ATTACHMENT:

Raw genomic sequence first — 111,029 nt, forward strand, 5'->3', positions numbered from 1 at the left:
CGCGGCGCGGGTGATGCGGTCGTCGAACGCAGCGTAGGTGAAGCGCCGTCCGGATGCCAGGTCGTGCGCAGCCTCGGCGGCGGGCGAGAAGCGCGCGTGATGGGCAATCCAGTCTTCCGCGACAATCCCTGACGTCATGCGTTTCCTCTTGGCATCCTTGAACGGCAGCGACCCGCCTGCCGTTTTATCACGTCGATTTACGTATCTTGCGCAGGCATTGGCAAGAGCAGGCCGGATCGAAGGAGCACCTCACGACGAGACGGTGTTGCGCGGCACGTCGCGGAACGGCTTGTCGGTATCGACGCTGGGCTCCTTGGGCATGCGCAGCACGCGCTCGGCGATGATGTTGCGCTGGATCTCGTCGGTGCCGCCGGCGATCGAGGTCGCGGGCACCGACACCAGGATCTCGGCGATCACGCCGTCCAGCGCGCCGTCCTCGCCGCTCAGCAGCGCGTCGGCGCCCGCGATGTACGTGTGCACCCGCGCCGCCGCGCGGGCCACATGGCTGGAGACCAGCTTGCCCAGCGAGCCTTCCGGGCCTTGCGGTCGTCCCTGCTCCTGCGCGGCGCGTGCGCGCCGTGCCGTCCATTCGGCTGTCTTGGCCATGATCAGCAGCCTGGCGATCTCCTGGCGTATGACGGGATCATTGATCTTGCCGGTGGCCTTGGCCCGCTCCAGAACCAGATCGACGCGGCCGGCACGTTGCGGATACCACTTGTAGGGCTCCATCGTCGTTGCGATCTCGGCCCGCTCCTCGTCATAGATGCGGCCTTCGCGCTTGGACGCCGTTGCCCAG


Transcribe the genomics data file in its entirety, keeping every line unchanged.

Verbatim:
Raw genomic sequence first — 111,029 nt, forward strand, 5'->3', positions numbered from 1 at the left:
CGCGGCGCGGGTGATGCGGTCGTCGAACGCAGCGTAGGTGAAGCGCCGTCCGGATGCCAGGTCGTGCGCAGCCTCGGCGGCGGGCGAGAAGCGCGCGTGATGGGCAATCCAGTCTTCCGCGACAATCCCTGACGTCATGCGTTTCCTCTTGGCATCCTTGAACGGCAGCGACCCGCCTGCCGTTTTATCACGTCGATTTACGTATCTTGCGCAGGCATTGGCAAGAGCAGGCCGGATCGAAGGAGCACCTCACGACGAGACGGTGTTGCGCGGCACGTCGCGGAACGGCTTGTCGGTATCGACGCTGGGCTCCTTGGGCATGCGCAGCACGCGCTCGGCGATGATGTTGCGCTGGATCTCGTCGGTGCCGCCGGCGATCGAGGTCGCGGGCACCGACACCAGGATCTCGGCGATCACGCCGTCCAGCGCGCCGTCCTCGCCGCTCAGCAGCGCGTCGGCGCCCGCGATGTACGTGTGCACCCGCGCCGCCGCGCGGGCCACATGGCTGGAGACCAGCTTGCCCAGCGAGCCTTCCGGGCCTTGCGGTCGTCCCTGCTCCTGCGCGGCGCGTGCGCGCCGTGCCGTCCATTCGGCTGTCTTGGCCATGATCAGCAGCCTGGCGATCTCCTGGCGTATGACGGGATCATTGATCTTGCCGGTGGCCTTGGCCCGCTCCAGAACCAGATCGACGCGGCCGGCACGTTGCGGATACCACTTGTAGGGCTCCATCGTCGTTGCGATCTCGGCCCGCTCCTCGTCATAGATGCGGCCTTCGCGCTTGGACGCCGTTGCCCAG